Cristina’s home is truly a reflection of her – outwardly simple, but with very precise detail and perfectly sited. Yesterday the 30th a bunch of friends came together to remember her. The following account by Rucina Ballinger sums it up: “At first it looked like it might rain. But then the mood lightened and it was a bright and crisp day.As I walked down the path to Cristinaâ€™s house, it hit me. I will never walk this path again. I entered the archway where her helpers, Ibu Ketut and Pak Made had decorated with coconut fronds.Two big â€œofferingsâ€ of fruit and flowers flanked her doorway. Rio had printed up a lovely photo of Cristina by a river holding her favorite mask, Dalem the king and hung it on the outside door. She was looking up at us. I walked into her living space and there was another photo of her looking out to the actual river and the view outside, in profile with the mask side by side with her, in profile as well. The kitchen was filled with coffee, tea and Balinese cakes that Asri had organized. I started Working on a â€œbuku kenanganâ€ or memorial book (thank you, Tom Hunter for that idea!), filling it With photos from Cristinaâ€™s albums. Everyone who came signed it, saying good bye to Cristina for The last time. The Gambuh troupe filtered in, we could see them coming down the path carrying their instruments, all the Men in long blue tshirts and kain (sarongs). They set up the instruments and were given coffee and cakes.Other artists arrived, such a Ibu Nyoman Candri, Pak Wayan Dibia, Ibu Made Wiratini, Pak Made and IbuIntan Wianta, scholars and friends. People sat everywhere: on the porch, inside, on mats on the grounds looking out to the river. It was a poignant atmosphere. Not somber, but celebratory. The Pura Desa Gambuh group began playing. The scent of heady incense permeated the house. All of us with our own thoughts about Cristina, remembering the last time we had seen her. The â€œcommitteeâ€, if you will (Rio Helmi, Asri Kerthyasa, Pino Confessa, Antonella de Santis and Rucina Ballinger), aftermaking sure everyone had been fed a little bit (thanks to Ketut, Made and Nyoman Kejut of Asriâ€™s household and a numberof other friends who pitched in) began the â€œtalking bitsâ€. We started with reading an email from Alberta, Cristinaâ€™s youngerSister. Pino read it in Italian; Rucina the translation in English and Rio translated it into Indonesian———————–Desidero dire poche parole su Cristina, mia sorella che ho amato e che continuerÃ² ad amare.La sua lealtÃ , la sua purezza, la sua integritÃ l’hanno accompagnata sempre, non potrÃ² maidimenticare i suoi occhi nei quali leggevo tutto l’amore, l’entusiasmo, la fatica, la serietÃ per la danzala sua compagna piÃ¹ fedele, perchÃ¨ questa era la sua vita; ed Ã¨ per questo che vorrei che ancheattraverso le sue maschere e i suoi costumi lei continuasse a danzare per noi.Non dimenticatela, lei non vi ha dimenticato!—————-I want to say a few words about Cristina, my sister that I love and continue to love. Her loyalty, pureness/purity and integrity will stay with us always, I will never forget her eyes in which you could read love, enthusiasm ,hard work and seriousness for dance, her faithful companion, because this was her life and for this and through it’s masks and costumes she continues to dance for us. Don’t forget her as she will not forget you.—————–Cokorda Raka Kerthyasa, the owner of Cristinaâ€™s house, spoke about Cristina and when she first came toBali and stayed at Tjetak Inn (the former very humble incarnation of Ibah Hotel), how she built her firstAnd then second houses, and how the hotel guests would complain about the loud singing coming from the back ofThe hotel (Cristina practicing). He applauded her dancing abilities as well as the fact that she had written aTwo volume book on Gambuh. He led us in a moment of silence to remember her.Pak Made Suamba, the head of the Pura Desa Gambuh troupe then spoke â€” calling Cristina a real maestro and a fanatic about tradition.Rucina then talked about how Cristina had started an all womenâ€™s Topeng troupe: Topeng Shakti and how much she had learned herself from Cristina.Ni Nyoman Canderi, dancer and singer supreme, spoke about Topeng Shakti as she was the main performer (along with Cristina) and how they gave workshops in Paris.Rhoda Grauer reminded us that Cristina was an eminent scholar as well, not only performing Gambuh but researching it as well.The Gambuh dancers then did a full story so that all the major characters were represented. At the end, there was a scene where food was brought out for them to eat. The main dancer of that group looked at the food and his eyes lit up and he said â€œAh, vegetarianâ€ (Cristina was a well known non meat eater) and then he and the others offered up the food and said â€œfor you, Cristinaâ€ and held it up to her portrait that hung behind them. (Rio: “this was such hilarious and sweet moment, it was completely spontaneous and everybody burst out laughing and crying at the same time!!”) Then Ibu Canderi led the troupe in a Balinese childrenâ€™s son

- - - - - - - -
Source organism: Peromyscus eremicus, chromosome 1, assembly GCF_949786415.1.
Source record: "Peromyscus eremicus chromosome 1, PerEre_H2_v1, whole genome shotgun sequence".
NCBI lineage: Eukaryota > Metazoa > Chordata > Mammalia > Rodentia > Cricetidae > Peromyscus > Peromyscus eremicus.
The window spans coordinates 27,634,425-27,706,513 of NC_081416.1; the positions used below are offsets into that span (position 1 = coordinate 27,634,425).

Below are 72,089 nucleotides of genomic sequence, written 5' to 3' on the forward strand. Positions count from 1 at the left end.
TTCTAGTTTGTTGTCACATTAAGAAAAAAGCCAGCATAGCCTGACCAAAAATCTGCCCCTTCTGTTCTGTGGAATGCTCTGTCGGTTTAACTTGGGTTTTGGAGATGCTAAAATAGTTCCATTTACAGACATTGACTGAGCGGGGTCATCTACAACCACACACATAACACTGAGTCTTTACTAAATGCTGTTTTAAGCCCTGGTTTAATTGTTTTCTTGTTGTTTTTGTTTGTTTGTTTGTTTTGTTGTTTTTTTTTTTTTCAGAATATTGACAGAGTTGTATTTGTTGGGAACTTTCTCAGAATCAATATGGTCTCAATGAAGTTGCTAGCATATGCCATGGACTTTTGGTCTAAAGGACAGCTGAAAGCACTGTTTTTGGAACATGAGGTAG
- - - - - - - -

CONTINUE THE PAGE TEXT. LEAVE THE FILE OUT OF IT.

g (Putri Cening Ayu) and the piece de resistance was the whole troupe singing an aria in Italian that Cristina had taught them.(Here a note from Cristina’s friend Julia Varley: Dear Rucina, it is probably â€œBrindiamâ€ from La traviata by Giuseppe Verdi. This is the only aria I have heard them sing, they did it in the clown version of â€œHamletâ€. But Cristina taught it to them! We wish we could have been there with you, to cry as well. Love Julia )(Rio: “This was another one of those nutty Balinese moments: the Gambuh troupe, especialy the old guy who plays “demang” with his one tooth and wizened face belting out this aria in Italian on Cristina’s porch, which I almost fell off when I realized what they were singing. Life is stranger than fiction!”) And afterwards, we all ate our vegetarian â€œnasi bungkusâ€ (rice in a banana leaf). The performers hoisted up their instruments and went down the path once again, leaving only the strains of their beautiful music lingering in the air for Cristina to hear.Rucina BallingerJuly 31, 2008Rio: During the whole thing I caught a classic scene: Cristina’s old friend, Gung Niang, the very down to earth mother of Tjok Raka, sitting quietly at the back enjoying a chat with one of Cristina’s employee’s husband quite content to let everything else was happen out front. Like a classic back of the house Bali palace scene…. this link will be of interest to those who know Cristina: http://www.themagdalenaproject.org/archive/cristina_wistari.htm